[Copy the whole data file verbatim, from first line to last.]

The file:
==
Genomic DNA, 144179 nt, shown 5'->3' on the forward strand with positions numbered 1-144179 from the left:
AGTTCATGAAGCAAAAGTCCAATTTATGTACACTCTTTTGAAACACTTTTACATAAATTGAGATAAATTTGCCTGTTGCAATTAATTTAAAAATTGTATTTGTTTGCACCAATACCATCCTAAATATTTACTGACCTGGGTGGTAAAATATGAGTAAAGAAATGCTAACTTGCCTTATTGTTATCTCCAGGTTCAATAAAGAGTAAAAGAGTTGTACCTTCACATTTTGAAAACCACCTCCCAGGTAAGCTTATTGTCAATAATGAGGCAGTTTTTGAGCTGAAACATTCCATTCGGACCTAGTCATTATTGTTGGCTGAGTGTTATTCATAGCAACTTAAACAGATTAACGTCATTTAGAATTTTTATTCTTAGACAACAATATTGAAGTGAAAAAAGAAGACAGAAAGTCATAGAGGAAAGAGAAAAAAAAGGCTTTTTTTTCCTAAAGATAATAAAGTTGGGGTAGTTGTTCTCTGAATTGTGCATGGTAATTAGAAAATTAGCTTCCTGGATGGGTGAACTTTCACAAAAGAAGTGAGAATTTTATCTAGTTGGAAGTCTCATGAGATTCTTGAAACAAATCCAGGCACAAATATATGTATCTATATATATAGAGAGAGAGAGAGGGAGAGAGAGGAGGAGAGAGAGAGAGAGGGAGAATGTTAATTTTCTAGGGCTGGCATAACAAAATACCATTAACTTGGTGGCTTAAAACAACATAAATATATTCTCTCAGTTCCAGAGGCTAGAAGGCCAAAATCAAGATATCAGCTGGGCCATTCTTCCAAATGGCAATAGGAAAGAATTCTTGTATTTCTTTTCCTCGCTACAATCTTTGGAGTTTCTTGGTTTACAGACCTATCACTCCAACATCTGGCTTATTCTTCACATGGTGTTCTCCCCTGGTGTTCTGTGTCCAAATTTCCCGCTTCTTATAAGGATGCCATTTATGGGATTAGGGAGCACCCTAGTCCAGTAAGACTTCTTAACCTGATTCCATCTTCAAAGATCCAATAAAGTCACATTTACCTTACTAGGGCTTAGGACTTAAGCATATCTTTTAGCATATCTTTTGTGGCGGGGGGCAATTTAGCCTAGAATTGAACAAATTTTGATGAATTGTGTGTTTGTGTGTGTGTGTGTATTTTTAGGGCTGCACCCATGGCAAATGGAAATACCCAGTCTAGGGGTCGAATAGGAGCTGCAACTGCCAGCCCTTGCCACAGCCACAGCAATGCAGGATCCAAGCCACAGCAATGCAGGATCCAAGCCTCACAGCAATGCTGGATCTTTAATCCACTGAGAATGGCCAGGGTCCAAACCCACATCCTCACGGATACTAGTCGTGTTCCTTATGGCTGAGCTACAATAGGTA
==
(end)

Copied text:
Genomic DNA, 144179 nt, shown 5'->3' on the forward strand with positions numbered 1-144179 from the left:
AGTTCATGAAGCAAAAGTCCAATTTATGTACACTCTTTTGAAACACTTTTACATAAATTGAGATAAATTTGCCTGTTGCAATTAATTTAAAAATTGTATTTGTTTGCACCAATACCATCCTAAATATTTACTGACCTGGGTGGTAAAATATGAGTAAAGAAATGCTAACTTGCCTTATTGTTATCTCCAGGTTCAATAAAGAGTAAAAGAGTTGTACCTTCACATTTTGAAAACCACCTCCCAGGTAAGCTTATTGTCAATAATGAGGCAGTTTTTGAGCTGAAACATTCCATTCGGACCTAGTCATTATTGTTGGCTGAGTGTTATTCATAGCAACTTAAACAGATTAACGTCATTTAGAATTTTTATTCTTAGACAACAATATTGAAGTGAAAAAAGAAGACAGAAAGTCATAGAGGAAAGAGAAAAAAAAGGCTTTTTTTTCCTAAAGATAATAAAGTTGGGGTAGTTGTTCTCTGAATTGTGCATGGTAATTAGAAAATTAGCTTCCTGGATGGGTGAACTTTCACAAAAGAAGTGAGAATTTTATCTAGTTGGAAGTCTCATGAGATTCTTGAAACAAATCCAGGCACAAATATATGTATCTATATATATAGAGAGAGAGAGAGGGAGAGAGAGGAGGAGAGAGAGAGAGAGGGAGAATGTTAATTTTCTAGGGCTGGCATAACAAAATACCATTAACTTGGTGGCTTAAAACAACATAAATATATTCTCTCAGTTCCAGAGGCTAGAAGGCCAAAATCAAGATATCAGCTGGGCCATTCTTCCAAATGGCAATAGGAAAGAATTCTTGTATTTCTTTTCCTCGCTACAATCTTTGGAGTTTCTTGGTTTACAGACCTATCACTCCAACATCTGGCTTATTCTTCACATGGTGTTCTCCCCTGGTGTTCTGTGTCCAAATTTCCCGCTTCTTATAAGGATGCCATTTATGGGATTAGGGAGCACCCTAGTCCAGTAAGACTTCTTAACCTGATTCCATCTTCAAAGATCCAATAAAGTCACATTTACCTTACTAGGGCTTAGGACTTAAGCATATCTTTTAGCATATCTTTTGTGGCGGGGGGCAATTTAGCCTAGAATTGAACAAATTTTGATGAATTGTGTGTTTGTGTGTGTGTGTGTATTTTTAGGGCTGCACCCATGGCAAATGGAAATACCCAGTCTAGGGGTCGAATAGGAGCTGCAACTGCCAGCCCTTGCCACAGCCACAGCAATGCAGGATCCAAGCCACAGCAATGCAGGATCCAAGCCTCACAGCAATGCTGGATCTTTAATCCACTGAGAATGGCCAGGGTCCAAACCCACATCCTCACGGATACTAGTCGTGTTCCTTATGGCTGAGCTACAATAGGTA